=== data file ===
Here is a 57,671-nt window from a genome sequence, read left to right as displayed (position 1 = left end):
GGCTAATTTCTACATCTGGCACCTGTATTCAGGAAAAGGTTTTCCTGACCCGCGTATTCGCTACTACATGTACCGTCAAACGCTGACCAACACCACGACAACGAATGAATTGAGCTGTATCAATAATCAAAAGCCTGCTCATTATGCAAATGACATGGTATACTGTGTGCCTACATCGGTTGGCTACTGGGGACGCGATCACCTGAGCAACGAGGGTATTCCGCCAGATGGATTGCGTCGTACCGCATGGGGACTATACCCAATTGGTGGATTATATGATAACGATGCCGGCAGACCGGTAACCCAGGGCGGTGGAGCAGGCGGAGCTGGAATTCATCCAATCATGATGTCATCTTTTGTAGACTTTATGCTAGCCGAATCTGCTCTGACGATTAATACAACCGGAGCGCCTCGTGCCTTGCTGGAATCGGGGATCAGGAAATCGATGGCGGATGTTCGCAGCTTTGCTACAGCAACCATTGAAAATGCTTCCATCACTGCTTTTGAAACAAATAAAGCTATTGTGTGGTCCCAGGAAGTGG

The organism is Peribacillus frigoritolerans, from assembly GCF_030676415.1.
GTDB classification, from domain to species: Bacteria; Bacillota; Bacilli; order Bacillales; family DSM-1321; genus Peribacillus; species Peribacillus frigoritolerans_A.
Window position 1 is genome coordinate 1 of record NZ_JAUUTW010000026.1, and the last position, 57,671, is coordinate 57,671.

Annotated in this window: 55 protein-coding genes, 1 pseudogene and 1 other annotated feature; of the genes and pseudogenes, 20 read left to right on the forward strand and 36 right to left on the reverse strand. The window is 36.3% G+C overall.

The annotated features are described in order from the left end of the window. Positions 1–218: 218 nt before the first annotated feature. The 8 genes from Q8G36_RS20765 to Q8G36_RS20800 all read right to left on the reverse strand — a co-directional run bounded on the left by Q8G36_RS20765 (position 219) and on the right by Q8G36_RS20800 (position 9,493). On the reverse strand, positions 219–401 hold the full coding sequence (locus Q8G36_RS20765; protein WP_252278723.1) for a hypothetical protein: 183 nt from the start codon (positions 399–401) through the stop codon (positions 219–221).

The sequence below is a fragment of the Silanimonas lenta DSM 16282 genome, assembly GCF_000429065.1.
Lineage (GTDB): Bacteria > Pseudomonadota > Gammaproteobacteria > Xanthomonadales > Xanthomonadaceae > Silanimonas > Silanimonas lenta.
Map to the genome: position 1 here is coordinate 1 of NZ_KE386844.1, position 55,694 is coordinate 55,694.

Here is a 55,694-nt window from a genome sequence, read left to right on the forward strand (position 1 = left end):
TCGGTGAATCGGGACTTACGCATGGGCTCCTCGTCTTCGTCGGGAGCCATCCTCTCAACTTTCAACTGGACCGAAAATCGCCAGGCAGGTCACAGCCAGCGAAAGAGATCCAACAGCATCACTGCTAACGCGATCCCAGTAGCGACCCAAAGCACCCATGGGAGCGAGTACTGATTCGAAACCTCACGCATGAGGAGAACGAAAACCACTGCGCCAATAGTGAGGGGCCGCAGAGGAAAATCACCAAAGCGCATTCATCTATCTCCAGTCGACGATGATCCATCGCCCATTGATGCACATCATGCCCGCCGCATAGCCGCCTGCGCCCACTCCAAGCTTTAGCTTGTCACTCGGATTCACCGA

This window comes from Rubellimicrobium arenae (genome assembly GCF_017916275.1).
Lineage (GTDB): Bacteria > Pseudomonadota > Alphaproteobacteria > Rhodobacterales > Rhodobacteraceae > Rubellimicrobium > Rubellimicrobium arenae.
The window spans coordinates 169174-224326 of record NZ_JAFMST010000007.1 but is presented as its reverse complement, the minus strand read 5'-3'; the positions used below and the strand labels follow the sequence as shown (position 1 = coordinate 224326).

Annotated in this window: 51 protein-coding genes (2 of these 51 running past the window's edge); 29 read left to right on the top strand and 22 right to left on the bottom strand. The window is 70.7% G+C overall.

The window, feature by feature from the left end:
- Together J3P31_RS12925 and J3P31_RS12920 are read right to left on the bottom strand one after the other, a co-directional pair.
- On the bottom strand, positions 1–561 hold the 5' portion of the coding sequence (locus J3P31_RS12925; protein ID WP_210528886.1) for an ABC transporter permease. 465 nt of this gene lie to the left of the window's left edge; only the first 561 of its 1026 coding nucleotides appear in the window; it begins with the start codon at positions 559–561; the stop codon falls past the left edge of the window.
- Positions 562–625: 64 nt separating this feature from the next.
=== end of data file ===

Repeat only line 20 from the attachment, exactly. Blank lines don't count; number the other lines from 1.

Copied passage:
- Positions 562–625: 64 nt separating this feature from the next.